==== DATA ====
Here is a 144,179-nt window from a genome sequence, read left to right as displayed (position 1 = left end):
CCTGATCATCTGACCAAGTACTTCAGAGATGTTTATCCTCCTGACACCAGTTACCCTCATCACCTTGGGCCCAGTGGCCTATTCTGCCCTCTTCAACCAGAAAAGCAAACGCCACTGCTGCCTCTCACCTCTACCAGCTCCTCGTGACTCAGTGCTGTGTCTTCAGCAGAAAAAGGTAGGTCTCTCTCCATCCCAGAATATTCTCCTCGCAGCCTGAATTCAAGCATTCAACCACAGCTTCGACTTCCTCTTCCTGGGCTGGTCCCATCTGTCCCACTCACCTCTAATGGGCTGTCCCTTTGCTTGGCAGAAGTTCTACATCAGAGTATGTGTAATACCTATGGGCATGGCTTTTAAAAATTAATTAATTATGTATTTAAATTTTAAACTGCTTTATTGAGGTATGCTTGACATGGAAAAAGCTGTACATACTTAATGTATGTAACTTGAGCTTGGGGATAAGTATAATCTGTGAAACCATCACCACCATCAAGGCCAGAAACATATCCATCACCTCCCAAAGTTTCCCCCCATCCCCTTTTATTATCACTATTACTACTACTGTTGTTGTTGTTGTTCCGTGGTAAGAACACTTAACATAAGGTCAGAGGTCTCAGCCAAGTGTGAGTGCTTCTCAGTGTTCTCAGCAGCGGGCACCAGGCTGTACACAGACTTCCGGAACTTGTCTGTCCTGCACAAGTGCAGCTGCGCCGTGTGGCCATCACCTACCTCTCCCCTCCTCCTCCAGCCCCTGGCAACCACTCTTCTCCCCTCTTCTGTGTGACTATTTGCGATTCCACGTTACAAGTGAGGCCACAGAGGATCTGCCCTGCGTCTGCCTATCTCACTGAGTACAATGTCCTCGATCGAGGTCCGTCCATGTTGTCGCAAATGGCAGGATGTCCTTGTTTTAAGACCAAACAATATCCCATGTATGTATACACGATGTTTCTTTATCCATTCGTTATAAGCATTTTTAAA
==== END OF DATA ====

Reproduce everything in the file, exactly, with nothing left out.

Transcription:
Here is a 144,179-nt window from a genome sequence, read left to right as displayed (position 1 = left end):
CCTGATCATCTGACCAAGTACTTCAGAGATGTTTATCCTCCTGACACCAGTTACCCTCATCACCTTGGGCCCAGTGGCCTATTCTGCCCTCTTCAACCAGAAAAGCAAACGCCACTGCTGCCTCTCACCTCTACCAGCTCCTCGTGACTCAGTGCTGTGTCTTCAGCAGAAAAAGGTAGGTCTCTCTCCATCCCAGAATATTCTCCTCGCAGCCTGAATTCAAGCATTCAACCACAGCTTCGACTTCCTCTTCCTGGGCTGGTCCCATCTGTCCCACTCACCTCTAATGGGCTGTCCCTTTGCTTGGCAGAAGTTCTACATCAGAGTATGTGTAATACCTATGGGCATGGCTTTTAAAAATTAATTAATTATGTATTTAAATTTTAAACTGCTTTATTGAGGTATGCTTGACATGGAAAAAGCTGTACATACTTAATGTATGTAACTTGAGCTTGGGGATAAGTATAATCTGTGAAACCATCACCACCATCAAGGCCAGAAACATATCCATCACCTCCCAAAGTTTCCCCCCATCCCCTTTTATTATCACTATTACTACTACTGTTGTTGTTGTTGTTCCGTGGTAAGAACACTTAACATAAGGTCAGAGGTCTCAGCCAAGTGTGAGTGCTTCTCAGTGTTCTCAGCAGCGGGCACCAGGCTGTACACAGACTTCCGGAACTTGTCTGTCCTGCACAAGTGCAGCTGCGCCGTGTGGCCATCACCTACCTCTCCCCTCCTCCTCCAGCCCCTGGCAACCACTCTTCTCCCCTCTTCTGTGTGACTATTTGCGATTCCACGTTACAAGTGAGGCCACAGAGGATCTGCCCTGCGTCTGCCTATCTCACTGAGTACAATGTCCTCGATCGAGGTCCGTCCATGTTGTCGCAAATGGCAGGATGTCCTTGTTTTAAGACCAAACAATATCCCATGTATGTATACACGATGTTTCTTTATCCATTCGTTATAAGCATTTTTAAA